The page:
The number of journalists killed globally in 2023 has significantly decreased, even amid the conflict in Gaza, according to Reporters Without Borders’ (RSF) latest report.
As of 1 December 2023, the report states that 45 journalists were killed in the line of duty, the lowest number since 2002. This decline is noted despite the ongoing conflict in Gaza, where at least 13 journalists have been killed since hostilities between Israel and Hamas began.
RSF attributes the global decline in journalist fatalities to improved security measures within news organisations, including better training and the provision of protective gear. Additionally, the report suggests that concerted efforts to combat impunity and initiatives by both inter-governmental organisations and NGOs have played a significant role in this trend.
In Latin America, the situation for journalists shows a marked improvement but remains concerning. The number of journalists killed in the region fell from 26 in 2022 to six in 2023. However, the report underscores ongoing risks, as evidenced by recent abductions and armed attacks in Mexico. The violence experienced in Latin America in the previous year has reportedly led to a rise in self-censorship among journalists, particularly in covering topics like organised crime and corruption.
The report also points out the continued danger of war zones for journalists. In 2023, 23 journalists were reportedly killed while reporting in conflict zones, with the majority – 17 – in the Israel-Hamas conflict, including 13 in Gaza. This is the first instance in five years where more journalists were killed in conflict areas than in non-conflict zones.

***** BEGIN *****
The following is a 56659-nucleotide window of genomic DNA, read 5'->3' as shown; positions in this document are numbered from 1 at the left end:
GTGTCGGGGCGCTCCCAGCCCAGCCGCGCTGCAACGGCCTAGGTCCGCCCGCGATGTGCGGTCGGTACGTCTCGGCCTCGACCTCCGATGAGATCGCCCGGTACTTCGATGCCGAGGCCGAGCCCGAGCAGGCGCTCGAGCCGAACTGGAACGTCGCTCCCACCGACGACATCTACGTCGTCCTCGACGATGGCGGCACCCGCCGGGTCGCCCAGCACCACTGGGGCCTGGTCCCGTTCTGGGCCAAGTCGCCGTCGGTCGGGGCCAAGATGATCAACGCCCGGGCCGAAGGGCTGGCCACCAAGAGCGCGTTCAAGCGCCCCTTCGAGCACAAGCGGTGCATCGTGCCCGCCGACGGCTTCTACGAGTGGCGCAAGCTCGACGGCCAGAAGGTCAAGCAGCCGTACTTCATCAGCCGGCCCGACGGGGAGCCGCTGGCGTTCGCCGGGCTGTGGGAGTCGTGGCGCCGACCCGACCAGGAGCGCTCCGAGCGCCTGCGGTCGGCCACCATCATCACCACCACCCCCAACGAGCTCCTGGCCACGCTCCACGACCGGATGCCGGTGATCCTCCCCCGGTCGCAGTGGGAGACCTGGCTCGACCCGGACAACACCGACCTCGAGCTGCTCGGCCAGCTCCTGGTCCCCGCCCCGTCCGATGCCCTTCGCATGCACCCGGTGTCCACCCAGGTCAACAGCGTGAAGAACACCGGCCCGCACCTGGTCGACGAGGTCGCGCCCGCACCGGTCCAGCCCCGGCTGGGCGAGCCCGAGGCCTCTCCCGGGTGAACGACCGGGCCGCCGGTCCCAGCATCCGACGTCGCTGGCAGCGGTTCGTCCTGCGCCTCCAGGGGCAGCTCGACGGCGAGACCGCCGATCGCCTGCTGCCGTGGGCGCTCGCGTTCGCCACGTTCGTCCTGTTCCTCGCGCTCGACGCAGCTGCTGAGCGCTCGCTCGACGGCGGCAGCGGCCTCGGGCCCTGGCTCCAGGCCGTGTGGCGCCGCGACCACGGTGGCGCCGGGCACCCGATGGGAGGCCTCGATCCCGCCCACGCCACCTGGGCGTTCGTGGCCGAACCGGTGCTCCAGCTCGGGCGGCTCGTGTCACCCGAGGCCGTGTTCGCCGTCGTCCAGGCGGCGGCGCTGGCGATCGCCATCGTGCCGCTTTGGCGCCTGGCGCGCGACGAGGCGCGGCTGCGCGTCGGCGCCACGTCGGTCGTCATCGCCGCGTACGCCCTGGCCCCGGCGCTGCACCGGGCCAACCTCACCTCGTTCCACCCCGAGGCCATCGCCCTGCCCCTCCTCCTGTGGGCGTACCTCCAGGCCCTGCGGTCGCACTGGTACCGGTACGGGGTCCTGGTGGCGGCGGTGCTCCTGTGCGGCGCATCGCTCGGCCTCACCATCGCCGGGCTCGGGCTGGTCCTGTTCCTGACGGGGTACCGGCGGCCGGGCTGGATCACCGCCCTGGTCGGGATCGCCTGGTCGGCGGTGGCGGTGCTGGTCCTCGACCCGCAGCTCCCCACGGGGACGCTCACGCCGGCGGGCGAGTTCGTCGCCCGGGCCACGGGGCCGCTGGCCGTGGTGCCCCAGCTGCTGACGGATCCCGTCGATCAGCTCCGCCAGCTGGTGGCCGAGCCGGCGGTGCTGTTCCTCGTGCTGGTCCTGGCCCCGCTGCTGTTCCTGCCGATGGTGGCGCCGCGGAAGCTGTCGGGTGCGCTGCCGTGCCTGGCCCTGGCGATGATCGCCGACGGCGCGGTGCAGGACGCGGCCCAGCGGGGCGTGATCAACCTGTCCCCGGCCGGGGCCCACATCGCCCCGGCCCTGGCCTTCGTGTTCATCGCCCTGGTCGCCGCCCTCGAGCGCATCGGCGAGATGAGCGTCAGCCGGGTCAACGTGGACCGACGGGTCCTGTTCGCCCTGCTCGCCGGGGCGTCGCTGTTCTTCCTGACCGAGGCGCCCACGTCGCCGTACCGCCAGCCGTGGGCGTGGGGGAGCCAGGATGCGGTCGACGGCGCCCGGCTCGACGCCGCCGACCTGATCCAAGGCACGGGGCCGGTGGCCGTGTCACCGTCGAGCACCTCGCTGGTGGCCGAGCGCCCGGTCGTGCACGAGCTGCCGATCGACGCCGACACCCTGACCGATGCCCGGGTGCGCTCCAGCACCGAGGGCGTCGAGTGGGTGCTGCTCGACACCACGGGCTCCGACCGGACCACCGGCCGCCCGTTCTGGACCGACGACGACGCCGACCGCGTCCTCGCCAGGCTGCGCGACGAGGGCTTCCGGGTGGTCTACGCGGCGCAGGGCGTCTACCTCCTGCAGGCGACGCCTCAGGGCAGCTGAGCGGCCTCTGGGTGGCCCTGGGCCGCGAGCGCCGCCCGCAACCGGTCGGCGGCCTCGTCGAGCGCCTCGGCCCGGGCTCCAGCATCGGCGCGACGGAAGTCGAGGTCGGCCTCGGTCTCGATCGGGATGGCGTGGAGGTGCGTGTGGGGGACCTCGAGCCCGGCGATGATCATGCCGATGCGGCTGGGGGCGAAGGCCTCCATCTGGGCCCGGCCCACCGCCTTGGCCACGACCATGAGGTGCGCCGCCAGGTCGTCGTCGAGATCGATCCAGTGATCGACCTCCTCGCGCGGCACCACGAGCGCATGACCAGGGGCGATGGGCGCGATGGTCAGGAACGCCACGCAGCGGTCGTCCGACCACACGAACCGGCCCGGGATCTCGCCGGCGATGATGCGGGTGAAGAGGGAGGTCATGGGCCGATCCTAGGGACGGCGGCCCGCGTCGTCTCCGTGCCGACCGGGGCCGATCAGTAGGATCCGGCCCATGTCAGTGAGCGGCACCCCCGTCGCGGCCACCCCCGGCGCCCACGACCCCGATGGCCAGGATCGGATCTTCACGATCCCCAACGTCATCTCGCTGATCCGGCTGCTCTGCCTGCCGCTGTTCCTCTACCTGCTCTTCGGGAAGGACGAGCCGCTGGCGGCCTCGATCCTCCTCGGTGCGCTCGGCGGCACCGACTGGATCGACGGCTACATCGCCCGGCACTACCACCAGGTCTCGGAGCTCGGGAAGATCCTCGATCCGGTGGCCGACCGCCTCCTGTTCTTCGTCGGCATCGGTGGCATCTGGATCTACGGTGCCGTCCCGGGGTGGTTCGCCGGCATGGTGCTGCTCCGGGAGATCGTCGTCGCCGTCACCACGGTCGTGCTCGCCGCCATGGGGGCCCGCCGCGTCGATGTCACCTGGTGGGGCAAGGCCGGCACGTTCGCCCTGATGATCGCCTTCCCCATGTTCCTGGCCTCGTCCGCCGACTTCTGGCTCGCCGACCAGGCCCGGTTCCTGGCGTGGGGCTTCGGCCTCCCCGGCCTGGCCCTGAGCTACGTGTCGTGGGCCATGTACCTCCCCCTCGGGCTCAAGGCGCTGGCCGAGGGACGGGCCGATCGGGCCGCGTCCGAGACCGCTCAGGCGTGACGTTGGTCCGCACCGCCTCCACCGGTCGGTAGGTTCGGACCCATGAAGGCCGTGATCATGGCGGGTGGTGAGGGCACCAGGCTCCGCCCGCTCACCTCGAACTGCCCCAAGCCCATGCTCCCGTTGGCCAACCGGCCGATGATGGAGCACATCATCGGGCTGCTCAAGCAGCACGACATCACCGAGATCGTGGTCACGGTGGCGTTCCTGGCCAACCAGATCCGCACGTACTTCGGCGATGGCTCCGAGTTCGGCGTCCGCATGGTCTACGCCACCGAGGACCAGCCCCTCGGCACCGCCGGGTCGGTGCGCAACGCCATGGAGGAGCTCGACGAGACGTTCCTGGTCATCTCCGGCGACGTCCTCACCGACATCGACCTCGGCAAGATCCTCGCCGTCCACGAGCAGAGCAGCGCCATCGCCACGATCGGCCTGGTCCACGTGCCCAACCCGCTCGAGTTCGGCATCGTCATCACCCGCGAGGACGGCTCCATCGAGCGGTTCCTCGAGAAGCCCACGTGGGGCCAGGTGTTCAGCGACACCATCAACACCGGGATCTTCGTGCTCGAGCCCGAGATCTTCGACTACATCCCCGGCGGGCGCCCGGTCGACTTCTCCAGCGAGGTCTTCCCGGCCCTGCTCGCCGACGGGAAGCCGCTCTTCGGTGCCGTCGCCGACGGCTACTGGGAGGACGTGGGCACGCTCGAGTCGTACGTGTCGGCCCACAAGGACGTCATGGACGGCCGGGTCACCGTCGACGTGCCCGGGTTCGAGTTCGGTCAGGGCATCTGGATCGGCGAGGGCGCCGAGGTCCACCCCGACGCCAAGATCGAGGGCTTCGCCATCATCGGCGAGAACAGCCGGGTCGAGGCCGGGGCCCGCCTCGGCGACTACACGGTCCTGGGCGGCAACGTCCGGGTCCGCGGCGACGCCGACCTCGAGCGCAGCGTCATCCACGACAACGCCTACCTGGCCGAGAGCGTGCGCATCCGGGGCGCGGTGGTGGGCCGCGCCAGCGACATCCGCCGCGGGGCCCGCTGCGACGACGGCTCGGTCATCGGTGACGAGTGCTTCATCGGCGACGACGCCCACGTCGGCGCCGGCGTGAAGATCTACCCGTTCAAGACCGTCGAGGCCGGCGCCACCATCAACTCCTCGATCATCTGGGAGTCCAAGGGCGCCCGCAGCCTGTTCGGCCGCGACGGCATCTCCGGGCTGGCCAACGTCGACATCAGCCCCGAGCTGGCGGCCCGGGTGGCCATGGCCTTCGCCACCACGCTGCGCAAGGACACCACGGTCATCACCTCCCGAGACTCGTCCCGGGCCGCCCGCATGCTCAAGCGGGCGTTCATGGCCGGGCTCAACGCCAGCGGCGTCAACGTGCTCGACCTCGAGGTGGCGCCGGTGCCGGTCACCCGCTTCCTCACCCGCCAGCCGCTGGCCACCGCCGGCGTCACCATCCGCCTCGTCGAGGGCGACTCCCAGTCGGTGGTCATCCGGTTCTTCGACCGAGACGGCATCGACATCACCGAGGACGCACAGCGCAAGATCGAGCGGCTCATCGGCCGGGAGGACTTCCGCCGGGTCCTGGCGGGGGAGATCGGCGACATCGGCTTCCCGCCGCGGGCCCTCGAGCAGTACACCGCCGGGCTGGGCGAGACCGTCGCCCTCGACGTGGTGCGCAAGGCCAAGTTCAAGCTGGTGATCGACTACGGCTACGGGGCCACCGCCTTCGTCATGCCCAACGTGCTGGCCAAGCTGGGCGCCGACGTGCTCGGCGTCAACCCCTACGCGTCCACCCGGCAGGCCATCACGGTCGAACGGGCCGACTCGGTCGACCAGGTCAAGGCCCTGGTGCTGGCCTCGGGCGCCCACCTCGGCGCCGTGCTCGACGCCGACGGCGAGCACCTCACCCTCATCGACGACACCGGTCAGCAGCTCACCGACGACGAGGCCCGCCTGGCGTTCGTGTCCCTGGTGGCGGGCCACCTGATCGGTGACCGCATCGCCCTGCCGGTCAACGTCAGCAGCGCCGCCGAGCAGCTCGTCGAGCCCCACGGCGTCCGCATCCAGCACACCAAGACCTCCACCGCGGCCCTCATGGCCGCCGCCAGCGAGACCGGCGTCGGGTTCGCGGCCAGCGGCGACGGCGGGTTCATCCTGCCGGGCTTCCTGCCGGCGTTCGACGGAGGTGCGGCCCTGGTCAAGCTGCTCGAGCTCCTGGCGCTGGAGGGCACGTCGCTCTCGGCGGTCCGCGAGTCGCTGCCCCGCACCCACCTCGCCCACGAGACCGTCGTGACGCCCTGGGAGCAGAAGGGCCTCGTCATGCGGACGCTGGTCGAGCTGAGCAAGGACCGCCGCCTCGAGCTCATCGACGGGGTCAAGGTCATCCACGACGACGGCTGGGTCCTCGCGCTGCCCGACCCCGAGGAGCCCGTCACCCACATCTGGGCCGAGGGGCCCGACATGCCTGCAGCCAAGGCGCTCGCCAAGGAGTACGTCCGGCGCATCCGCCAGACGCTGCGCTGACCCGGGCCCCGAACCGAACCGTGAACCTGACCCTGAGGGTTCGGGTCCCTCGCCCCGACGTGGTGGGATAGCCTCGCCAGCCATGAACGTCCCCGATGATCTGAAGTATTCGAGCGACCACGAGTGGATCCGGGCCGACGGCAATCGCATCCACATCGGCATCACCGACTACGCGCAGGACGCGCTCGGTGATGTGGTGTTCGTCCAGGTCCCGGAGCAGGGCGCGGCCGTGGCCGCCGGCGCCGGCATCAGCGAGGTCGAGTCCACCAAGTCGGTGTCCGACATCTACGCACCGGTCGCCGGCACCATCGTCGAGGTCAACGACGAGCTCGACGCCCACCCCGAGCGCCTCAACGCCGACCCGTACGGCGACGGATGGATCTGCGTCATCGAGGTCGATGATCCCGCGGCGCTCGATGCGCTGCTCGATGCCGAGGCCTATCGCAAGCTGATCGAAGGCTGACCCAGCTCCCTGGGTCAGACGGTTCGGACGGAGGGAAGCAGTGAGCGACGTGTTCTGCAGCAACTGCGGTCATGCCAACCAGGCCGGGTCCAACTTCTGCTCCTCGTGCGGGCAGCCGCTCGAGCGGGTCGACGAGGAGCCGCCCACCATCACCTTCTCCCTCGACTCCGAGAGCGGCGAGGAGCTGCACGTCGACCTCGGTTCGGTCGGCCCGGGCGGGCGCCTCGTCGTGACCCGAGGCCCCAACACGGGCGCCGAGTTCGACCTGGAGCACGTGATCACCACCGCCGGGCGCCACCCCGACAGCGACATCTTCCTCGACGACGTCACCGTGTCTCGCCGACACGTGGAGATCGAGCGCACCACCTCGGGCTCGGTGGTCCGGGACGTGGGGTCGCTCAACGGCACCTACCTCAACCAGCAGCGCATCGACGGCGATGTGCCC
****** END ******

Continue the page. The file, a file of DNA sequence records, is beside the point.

Regarding the detention of journalists, RSF’s report notes a decrease globally, with 521 journalists detained as of the end of 2023, compared to 569 in the previous year. China is highlighted as the world’s largest jailer of journalists, with 121 media professionals in custody. Belarus, under Alexander Lukashenko, is mentioned as joining the ranks of the top three countries for detaining journalists, holding 39 in total.
The report also sheds light on the situation in Iran and Turkey. The decline in the overall number of journalists detained worldwide is partially attributed to fewer journalists being imprisoned in these countries as of 1 December 2023, with Iran’s numbers down by 24 and Turkey’s by 23. However, RSF emphasises that this does not imply a cessation of journalist detentions in these nations. The report reveals that in 2023, a total of 43 Turkish journalists and 58 Iranian journalists were imprisoned at various times.
The report concludes by highlighting that 54 journalists are currently held hostage worldwide, with Mexico continuing to be the country with the most journalists listed as missing, accounting for 31 out of a total of 84 globally.